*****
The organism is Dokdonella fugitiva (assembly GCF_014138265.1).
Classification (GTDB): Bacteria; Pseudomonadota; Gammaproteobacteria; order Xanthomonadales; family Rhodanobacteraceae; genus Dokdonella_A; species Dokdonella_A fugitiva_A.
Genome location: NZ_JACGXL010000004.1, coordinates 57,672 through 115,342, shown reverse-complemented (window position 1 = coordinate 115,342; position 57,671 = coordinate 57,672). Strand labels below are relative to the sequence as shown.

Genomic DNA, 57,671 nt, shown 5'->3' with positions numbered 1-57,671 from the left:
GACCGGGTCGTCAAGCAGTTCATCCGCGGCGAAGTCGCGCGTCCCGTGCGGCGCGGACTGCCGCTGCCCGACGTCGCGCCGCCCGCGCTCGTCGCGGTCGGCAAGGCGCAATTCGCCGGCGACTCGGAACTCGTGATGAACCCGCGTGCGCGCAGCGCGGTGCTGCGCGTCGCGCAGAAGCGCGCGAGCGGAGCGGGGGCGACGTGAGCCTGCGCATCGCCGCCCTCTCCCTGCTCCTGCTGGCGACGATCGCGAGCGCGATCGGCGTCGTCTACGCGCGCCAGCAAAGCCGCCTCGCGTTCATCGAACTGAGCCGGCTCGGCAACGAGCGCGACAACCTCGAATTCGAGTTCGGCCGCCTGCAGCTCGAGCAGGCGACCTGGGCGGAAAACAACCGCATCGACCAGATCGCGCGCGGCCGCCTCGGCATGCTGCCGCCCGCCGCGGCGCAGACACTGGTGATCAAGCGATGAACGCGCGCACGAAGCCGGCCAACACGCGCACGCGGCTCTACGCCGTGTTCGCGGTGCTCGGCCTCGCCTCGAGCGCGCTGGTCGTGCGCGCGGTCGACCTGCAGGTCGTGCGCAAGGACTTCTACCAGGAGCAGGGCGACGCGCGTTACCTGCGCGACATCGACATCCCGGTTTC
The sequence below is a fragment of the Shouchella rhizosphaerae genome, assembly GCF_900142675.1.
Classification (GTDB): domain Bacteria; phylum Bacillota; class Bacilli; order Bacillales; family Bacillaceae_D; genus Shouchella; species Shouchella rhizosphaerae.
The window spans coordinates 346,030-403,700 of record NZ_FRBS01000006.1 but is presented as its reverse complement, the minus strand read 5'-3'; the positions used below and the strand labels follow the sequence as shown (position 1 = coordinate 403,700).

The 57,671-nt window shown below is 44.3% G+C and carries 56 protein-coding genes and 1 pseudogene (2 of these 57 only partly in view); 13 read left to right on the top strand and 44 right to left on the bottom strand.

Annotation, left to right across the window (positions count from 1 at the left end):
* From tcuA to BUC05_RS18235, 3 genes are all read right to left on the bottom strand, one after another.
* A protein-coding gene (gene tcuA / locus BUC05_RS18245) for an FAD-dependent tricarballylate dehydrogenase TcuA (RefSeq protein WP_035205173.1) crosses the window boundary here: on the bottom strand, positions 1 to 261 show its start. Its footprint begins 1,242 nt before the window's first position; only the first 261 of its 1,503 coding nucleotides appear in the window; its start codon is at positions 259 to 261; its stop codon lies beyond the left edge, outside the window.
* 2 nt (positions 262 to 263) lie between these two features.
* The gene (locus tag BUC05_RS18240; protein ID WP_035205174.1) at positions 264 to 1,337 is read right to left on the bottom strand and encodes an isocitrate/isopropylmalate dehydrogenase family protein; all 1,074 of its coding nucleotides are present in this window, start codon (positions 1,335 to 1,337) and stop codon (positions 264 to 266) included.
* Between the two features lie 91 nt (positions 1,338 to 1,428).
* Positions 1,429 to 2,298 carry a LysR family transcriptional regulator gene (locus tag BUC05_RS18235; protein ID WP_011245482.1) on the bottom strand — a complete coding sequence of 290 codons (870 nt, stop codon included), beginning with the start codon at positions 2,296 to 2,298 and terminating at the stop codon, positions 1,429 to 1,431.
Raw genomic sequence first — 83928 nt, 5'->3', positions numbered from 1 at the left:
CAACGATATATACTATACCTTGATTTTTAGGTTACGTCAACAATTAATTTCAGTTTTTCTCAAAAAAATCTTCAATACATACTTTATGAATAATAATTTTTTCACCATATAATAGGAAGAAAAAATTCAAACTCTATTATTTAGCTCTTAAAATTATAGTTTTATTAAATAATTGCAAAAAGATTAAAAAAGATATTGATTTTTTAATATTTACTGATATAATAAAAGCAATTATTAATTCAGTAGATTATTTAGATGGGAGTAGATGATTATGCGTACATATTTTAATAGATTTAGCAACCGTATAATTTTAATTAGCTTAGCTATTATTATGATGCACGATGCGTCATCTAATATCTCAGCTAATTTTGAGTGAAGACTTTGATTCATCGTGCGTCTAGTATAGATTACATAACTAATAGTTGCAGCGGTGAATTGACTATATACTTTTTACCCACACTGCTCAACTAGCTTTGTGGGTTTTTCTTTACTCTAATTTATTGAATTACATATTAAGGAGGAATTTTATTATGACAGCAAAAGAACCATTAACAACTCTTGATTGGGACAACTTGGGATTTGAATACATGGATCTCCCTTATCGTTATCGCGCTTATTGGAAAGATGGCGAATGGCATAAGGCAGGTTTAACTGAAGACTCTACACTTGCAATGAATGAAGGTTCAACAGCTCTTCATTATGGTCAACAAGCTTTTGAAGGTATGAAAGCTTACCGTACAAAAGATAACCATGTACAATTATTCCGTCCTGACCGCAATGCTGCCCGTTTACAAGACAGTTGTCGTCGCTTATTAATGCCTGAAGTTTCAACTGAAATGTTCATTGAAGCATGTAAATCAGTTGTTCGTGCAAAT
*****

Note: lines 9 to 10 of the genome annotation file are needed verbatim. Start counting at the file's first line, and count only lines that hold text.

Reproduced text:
The 57,671-nt window shown below is 44.3% G+C and carries 56 protein-coding genes and 1 pseudogene (2 of these 57 only partly in view); 13 read left to right on the top strand and 44 right to left on the bottom strand.

Annotation, left to right across the window (positions count from 1 at the left end):